by Allan Friedman, CFILC's Technologies Manager
Can the Internet ever be truly accessible for people with disabilities? Will there ever be a time when people who use adaptive software or hardware have equal access to all websites and online applications, when they won't have to deal with workarounds, alternative sites and just plain inaccessible content? Unfortunately, the answer may be no.
To begin with, accessibility is a complex thing. Whether a person can access a website or its applications depends on several variables including the coding of the site or application, the user's software, hardware and humanware; that is, how well the individual user knows how to use the adaptive software, hardware and other applications involved. A site that meets all the guidelines for accessibility and is well constructed to facilitate access may not be experienced as fully accessible by all users.
Barriers to Web Accessibility
Compounding this challenge is the evolutionary nature of the online world. Websites and applications are developed and are then revised time and again. Few are developed that fully meet guidelines or standards for accessibility upon launch. It is only after the product has been released and user feedback highlights the barriers facing people with disabilities that companies apply fixes or add alternative sites to provide access.
The constant website updates and revisions released to improve the user experience often involve changes in navigational elements which hinder the user experience for people with disabilities. Such changes can leave users confused, disoriented and unable to use new or revised features.
The rising tide of user-generated content on social media sites is also adding to the problem. Much of the content is visual: videos, photos, animation. Little of it has alt tags to describe the photos nor are the videos audio described for users who are blind.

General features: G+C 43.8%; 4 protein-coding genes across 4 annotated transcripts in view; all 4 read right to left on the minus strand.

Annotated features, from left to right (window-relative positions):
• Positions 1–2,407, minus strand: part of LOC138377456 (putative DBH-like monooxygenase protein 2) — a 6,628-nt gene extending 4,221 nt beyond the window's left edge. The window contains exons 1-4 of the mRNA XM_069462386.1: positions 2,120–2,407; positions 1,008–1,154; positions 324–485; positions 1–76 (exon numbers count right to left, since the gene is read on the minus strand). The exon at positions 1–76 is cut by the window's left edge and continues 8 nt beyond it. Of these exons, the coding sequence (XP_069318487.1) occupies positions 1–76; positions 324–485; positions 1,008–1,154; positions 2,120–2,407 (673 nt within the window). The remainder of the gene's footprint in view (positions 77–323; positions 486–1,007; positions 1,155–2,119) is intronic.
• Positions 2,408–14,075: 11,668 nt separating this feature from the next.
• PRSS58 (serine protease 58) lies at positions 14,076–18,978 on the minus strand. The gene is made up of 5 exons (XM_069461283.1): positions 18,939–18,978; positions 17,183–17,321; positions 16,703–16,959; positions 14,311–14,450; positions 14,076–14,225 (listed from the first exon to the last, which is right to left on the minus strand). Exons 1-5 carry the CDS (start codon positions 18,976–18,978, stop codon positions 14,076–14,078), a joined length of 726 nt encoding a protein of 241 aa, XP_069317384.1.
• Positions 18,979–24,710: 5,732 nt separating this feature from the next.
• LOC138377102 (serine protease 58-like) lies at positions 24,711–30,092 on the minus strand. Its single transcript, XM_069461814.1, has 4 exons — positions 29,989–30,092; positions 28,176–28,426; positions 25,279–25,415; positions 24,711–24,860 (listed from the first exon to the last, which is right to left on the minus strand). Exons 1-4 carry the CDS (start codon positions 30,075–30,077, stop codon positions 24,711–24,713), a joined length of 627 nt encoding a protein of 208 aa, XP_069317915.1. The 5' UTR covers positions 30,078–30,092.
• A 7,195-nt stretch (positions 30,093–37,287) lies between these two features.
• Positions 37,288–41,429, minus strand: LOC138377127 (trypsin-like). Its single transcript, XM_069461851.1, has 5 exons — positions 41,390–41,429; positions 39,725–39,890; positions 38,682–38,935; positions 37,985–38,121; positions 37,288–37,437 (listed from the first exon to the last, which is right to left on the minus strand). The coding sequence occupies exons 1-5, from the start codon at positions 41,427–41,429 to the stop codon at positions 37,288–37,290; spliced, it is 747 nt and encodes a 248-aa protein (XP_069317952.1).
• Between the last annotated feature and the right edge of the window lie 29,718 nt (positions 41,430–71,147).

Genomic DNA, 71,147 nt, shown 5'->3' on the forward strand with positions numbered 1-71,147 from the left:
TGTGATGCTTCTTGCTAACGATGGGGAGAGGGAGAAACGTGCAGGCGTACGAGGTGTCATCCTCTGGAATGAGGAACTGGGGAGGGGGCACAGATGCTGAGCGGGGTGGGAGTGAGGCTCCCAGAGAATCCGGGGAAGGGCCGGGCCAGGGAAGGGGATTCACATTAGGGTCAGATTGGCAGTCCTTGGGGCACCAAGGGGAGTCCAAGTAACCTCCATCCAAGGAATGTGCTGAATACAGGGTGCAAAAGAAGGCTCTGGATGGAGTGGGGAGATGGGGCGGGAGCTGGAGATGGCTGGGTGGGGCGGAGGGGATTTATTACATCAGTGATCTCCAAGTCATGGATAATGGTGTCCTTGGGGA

Web Accessibility Guidelines
So, despite long established guidelines from the World Wide Web Consortium and federal regulations (which are also frequently updated and revised) in the form of Section 508 of the Rehabilitation Act, accessibility for people with disabilities is still an afterthought, an accommodation made for those who complain. Many people who are blind still have to go around to the back door, still must find an alternative while sighted users simply type in a URL, point, click and go.
While Section 508 regulations have helped, little incentive exists for business to include accessibility as a pre-launch requirement for new products. Section 508 only applies to government information services that are provided electronically. Only products designed with government clients in mind must comply with Section 508.
The W3C Web Access Initiative (WAI) and Web Content Accessibility Guidelines (WCAG2.0) are just that—guidelines. There is no enforcement nor can there be. The vast majority of Internet users reject the idea of regulatory control of the Internet in any form. Besides, many websites and services are based in other countries where regulation by the U.S. government would not apply.
So the digital divide may never be completely bridged for people with disabilities. The goal posts are continuously moving. Although increasing in number, people with disabilities are a small fraction of Internet users.
Accessible Apps and Devices
There are some bright spots. Newer devices for the mass market are beginning to incorporate simple versions of adaptive and assistive applications. Apple's iPads have a built-in text-to-speech application. There are also many adaptive and assistive applications that can be downloaded at little or no cost. The latest iPhones respond to voice commands.
The inclusion of adaptive and assistive applications in consumer electronic products is a promising development. Perhaps, as assistive technology evolves, it will continue to be mainstreamed into new devices and the trend will spread to websites and online applications. For now, we can only hope.